Your own experience will vary based on your climate, location, level of horticultural knowledge, species you choose to work with, etc.  I could write a book just about the basics, but it probably wouldn’t be that noteworthy or interesting.  Feel free to research it on your own and we can chat about it.

Ok….let’s get crackin.

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I received this Chinese Elm (Ulmus Parvifolia) late last Spring and have not touched it.  I picked it up as pictured from a friend on a forum for a great price.  It also came in this Iker pot which was probably worth more I paid for the tree.  There are a lot of nice folks interested in this art.  I have a feeling he just did me a solid since I am a newbie.  I’ll have to pay that forward in a few years.

I was leaving for work this morning and decided to check out my trees on the way out.  It has been a cold winter here in Southeast SC but Spring is rapidly approaching.  I was very surprised to see some buds beginning to swell along the branches of my tree. 

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This species is a vigorous grower and can tolerate a lot of treatment other trees can’t take.  It is also easy to grow in most climates and is a great choice for a beginner.  The time to repot your trees are right as buds are swelling and before they leaf out.  I have been extremely eager to get my hands dirty so I was pleased that I would have something to do tonight after my boys went to bed. First thing’s first, let’s get out everything you will need to repot a tree.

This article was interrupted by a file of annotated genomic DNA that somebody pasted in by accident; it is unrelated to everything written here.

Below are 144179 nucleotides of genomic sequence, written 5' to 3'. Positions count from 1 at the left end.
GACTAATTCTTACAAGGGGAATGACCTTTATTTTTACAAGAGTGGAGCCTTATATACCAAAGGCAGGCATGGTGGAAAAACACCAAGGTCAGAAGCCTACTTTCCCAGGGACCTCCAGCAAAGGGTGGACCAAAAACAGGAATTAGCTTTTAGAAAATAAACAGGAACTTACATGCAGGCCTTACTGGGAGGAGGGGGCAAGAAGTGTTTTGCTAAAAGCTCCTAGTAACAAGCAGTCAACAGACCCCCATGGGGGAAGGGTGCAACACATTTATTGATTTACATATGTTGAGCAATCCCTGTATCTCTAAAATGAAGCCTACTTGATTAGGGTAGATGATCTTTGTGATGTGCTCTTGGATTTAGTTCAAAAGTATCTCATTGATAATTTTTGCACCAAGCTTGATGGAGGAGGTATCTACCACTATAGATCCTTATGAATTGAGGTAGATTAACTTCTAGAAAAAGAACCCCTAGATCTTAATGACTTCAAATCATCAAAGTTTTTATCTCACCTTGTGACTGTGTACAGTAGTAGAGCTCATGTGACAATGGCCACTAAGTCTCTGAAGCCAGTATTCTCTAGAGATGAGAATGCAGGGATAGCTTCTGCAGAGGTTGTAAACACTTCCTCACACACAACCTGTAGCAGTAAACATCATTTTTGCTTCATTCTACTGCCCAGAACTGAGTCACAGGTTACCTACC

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Your new pot.  What?  That’s not a pot?! This tree is several years away from a fancy pot. This is a grow box.  I made this from pallets that I have scavenged from various places and broke down into usable planks. You can see a few more planks pictured behind the box. The metal screen is 1/4″ hardware cloth I bought from Lowe’s. A larger than needed growing container allows the tree to  grow a more full root system.  We need fine rooting and lots of them.  The roots should also spread radially from the base of the tree and are usually visible in a potted tree.  This is referred to as the nebari.

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You also need to have your soil components prepared and ready to go.  I am using a blend of 4 different products that I mix myself.  It is much cheaper to buy in bulk and mix your own but you need to know the likes and dislikes of the species you are working with.  Some prefer more damp conditions while others prefer drier conditions.  This is a general blend that I will use in varying percentages for all my trees.  From left to right: Pumice (Purchased as Dry Stall), Chopped Pine Bark (Purchased as Top Soil from Lowe’s), Oil Dri (Purchased from Advance Auto), and Turface MVP(Purchased from John Deere Landscaping.  Dad will be proud. Nothing runs like a Deere!) You might notice that only one of these products is organic and the rest are inorganic.  This is intended so that the soil does not retain too much moisture.  You want very free draining soil in uniform particle sizes that also allow the root system to receive oxygen.  All of these products have been sieved down to 1/8″.  I mix them in equal parts and come up with: